Configured Primary

If mirroring is enabled, the configured primary disk for mirroring.

Configured Secondary

If mirroring is enabled, the configured secondary disk for mirroring.

Current Mirroring State

Current status of mirroring. Possible values are as follows:

Syncing files—Files are being synchronized between the primary and secondary disks.

Not Configured—Mirroring is not configured.

Mirroring Paused—In this state, no mirroring is being done to the secondary device and the disk redundancy has been removed. The values of the BOOT_DEV_SEQ_OPER and MIRROR_ENABLE variables reflect this.

Redundant—The primary and secondary disks are totally in synchronization. Any read or write failure on the primary device results in disk redundancy switchover such that all operations are performed on the secondary device.

Current Physical Primary

Current primary disk.

Current Physical Secondary

Current secondary disk.

Mirroring Logical Device

Device name used by the mirroring process to intercept all application requests to that named device before passing them through to one of the mirrored physical devices.

Physical Device

Physical disk in router.

State

Status of the disk. Possible values are as follows:

Available—Disk exists in router and is available.

Not present—Disk does not exist in router. Partitioning of disks is available only after the disk has been formatted with the partition keyword.

Flags

Enabled—Disk mirroring has been enabled on this device and the device is part of the mirroring process.

Repaired—During the boot, some minor inconsistencies were discovered on the disk and were repaired to make the file system consistent.

Formatted—Disk was formatted before mirroring was enabled.

BOOT_DEV_SEQ_CONF=

ROM Monitor environmental variable for the boot disk sequence. This variable is is set when mirroring is enabled through the mirror configuration command. The devices in this ROMMON variable declare the primary and the secondary devices of the mirroring process. The first device is the primary device and the second device is the secondary device in the mirroring process.

Note   

This variable is also shared by the disk backup feature. This variable can also be set or unset using the system boot-sequence command of the disk backup feature. But the use of system boot-sequence and system backup commands is blocked, if mirroring is enabled.

BOOT_DEV_SEQ_OPER=

ROM Monitor environmental variable that reflects the state of the disk redundancy status. When mirroring is enabled and the state is redundant, this variable is set to the primary device followed by the secondary device. When mirroring is not in the redundancy state, then this variable is updated to contain only the primary device.

MIRROR_ENABLE

ROM Monitor environmental variable whose value reflects the mirroring status. If it is set to Y, then mirroring is enabled. If it is set to P, then mirroring is paused. If empty, mirroring is not enabled.


Related Commands

Command

Description

mirror

Configures disk mirroring on a node.

mirror verify

Verifies disk synchronization for disk mirroring on a node.

show reboot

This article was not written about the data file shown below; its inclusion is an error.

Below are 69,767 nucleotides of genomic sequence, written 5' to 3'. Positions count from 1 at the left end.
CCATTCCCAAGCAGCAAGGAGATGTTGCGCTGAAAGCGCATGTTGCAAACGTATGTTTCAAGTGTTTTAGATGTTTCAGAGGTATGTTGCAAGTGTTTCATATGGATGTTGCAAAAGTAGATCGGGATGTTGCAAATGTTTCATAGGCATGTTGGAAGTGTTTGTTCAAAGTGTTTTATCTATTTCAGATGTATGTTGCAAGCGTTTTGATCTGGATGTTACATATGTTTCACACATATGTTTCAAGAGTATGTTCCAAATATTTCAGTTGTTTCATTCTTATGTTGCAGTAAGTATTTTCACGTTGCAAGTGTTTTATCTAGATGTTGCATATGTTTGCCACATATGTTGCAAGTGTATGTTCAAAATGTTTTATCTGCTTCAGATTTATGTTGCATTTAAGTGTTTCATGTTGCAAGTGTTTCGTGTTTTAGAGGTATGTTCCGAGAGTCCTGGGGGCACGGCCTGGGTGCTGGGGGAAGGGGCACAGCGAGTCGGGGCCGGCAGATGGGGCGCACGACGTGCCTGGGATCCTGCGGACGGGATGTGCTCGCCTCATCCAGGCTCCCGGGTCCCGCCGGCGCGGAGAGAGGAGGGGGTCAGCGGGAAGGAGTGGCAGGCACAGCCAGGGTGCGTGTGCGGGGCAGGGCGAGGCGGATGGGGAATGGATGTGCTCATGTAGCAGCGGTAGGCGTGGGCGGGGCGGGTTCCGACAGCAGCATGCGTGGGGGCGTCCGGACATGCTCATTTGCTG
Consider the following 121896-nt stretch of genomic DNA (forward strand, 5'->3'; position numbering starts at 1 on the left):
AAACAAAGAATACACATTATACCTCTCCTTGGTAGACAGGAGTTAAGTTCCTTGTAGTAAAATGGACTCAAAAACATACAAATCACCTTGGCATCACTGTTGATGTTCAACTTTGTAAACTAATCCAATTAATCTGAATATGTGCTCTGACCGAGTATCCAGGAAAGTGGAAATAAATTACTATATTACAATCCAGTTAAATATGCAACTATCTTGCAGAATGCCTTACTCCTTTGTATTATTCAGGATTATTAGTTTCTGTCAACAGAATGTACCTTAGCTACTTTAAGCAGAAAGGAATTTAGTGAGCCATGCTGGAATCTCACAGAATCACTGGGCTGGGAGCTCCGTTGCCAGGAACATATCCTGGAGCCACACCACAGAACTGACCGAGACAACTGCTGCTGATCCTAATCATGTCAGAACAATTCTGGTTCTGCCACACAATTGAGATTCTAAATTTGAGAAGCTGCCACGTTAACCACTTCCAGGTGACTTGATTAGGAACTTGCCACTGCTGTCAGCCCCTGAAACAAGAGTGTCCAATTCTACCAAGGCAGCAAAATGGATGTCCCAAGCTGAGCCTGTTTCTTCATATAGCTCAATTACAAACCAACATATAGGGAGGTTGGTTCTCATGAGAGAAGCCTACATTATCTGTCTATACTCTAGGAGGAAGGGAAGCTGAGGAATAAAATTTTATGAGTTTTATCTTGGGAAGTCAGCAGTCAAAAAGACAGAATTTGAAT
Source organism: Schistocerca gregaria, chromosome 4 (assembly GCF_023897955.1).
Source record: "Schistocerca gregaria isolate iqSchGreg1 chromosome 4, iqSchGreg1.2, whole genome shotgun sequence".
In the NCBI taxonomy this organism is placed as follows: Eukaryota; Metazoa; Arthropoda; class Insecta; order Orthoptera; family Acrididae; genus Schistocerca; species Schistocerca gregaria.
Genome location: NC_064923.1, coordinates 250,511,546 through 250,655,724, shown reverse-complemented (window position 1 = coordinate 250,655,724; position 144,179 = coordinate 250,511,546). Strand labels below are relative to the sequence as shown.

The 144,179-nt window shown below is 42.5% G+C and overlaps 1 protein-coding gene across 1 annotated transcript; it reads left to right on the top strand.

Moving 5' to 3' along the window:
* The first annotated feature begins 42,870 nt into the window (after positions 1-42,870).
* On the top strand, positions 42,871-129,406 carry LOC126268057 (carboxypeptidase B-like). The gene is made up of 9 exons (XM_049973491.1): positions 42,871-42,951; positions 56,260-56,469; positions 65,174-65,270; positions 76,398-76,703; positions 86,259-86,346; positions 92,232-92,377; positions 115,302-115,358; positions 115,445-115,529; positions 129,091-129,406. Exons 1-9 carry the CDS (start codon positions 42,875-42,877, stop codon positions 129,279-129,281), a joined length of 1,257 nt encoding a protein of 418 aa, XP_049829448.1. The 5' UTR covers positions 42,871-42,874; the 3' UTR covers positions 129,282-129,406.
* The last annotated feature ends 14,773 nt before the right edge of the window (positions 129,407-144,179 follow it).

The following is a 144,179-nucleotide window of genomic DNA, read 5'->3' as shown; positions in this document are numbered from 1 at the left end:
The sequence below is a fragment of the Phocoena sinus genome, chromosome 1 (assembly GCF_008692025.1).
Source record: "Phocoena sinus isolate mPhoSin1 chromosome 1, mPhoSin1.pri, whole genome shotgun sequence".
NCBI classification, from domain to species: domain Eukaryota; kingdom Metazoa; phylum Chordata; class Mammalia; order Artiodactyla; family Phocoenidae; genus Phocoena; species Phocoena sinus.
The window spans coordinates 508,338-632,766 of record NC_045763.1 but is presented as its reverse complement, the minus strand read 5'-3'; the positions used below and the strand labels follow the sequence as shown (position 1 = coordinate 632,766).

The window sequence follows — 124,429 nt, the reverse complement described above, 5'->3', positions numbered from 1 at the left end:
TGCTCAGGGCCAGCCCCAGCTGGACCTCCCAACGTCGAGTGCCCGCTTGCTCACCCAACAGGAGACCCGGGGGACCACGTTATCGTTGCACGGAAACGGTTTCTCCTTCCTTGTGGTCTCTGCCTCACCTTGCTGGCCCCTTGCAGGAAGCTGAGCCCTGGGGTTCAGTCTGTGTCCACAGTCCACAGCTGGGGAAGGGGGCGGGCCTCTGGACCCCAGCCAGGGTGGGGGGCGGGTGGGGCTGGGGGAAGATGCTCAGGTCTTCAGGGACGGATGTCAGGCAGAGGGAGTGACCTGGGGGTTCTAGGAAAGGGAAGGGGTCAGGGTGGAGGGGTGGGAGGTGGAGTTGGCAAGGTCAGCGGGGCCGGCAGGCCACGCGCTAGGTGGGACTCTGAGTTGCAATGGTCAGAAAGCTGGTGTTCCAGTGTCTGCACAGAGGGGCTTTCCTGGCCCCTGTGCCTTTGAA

To display reboot information for a node, use the show reboot command in

EXEC or administration EXEC

mode.

show reboot { history | [reverse] | { first | last } { crashinfo | syslog | trace } | graceful } location node-id

Syntax Description

first

(Optional) Displays information about the first ungraceful reboot.

last

(Optional) Displays information about the last ungraceful reboot.

crashinfo

Displays crash information for an ungraceful reboot.

syslog

Displays the syslogs related to an ungraceful reboot.

trace

Displays trace information for an ungraceful reboot.

graceful

Displays information about the last graceful reboot.

history

Displays the reboot history of a specific node.

reverse

(Optional) Displays the reboot history information in reverse chronological order.

location node-id

Specifies which node to reload. The node-id argument is expressed in the rack/slot/module notation.

Command Default

None

Command Modes

EXEC

Administration EXEC

Command History

Release

Modification

Release 3.7.2

This command was introduced.

Usage Guidelines

The history keyword for the show reboot command displays all reboot causes stored for previous node resets.

Crash information ( crashinfo ), syslog, and kernel dumper ltrace ( trace ) can be displayed for the first or last reboot if it is an ungraceful reboot.

Task ID

Task ID

Operations

system

read

Examples

This example shows sample output from the show reboot command with the history keyword:

The following example shows sample output from the show reboot command with the first crashinfo keywords:

RP/0/RSP0/CPU0:router# show reboot first crashinfo location 0/rp0/cpu0
  
Crashinfo Timestamp: Thu Jul 19 20:32:57 2007
  
20070719 20:32:57
  
Crash Reason: Cause code 0x21000010 Cause: Missed deadline, 
  client: sc-reddrv-main, timeout: 5 Process: wd-critical-mon     
Traceback: fc1941a0 fc194290 48200738 482013cc 48201c04 fc1d4fb0 Timezone UTC0
  
Exception at 0xfc1944c8 signal 5 c=1 f=3
  
Active process(s):
pkg/bin/wd-critical-mon Thread ID 1 on cpu 0
pkg/bin/l3test Thread ID 0 on cpu 1
  
       REGISTER INFO 
      r0        r1        r2        r3
R0   01000000  4817e8c0  4820e208  000000de  
        r4        r5        r6        r7
R4   fc1b4856  7fffffff  4817e738  fc1b4856  
        r8        r9       r10       r11
R8   00000000  602cf522  00000000  00000000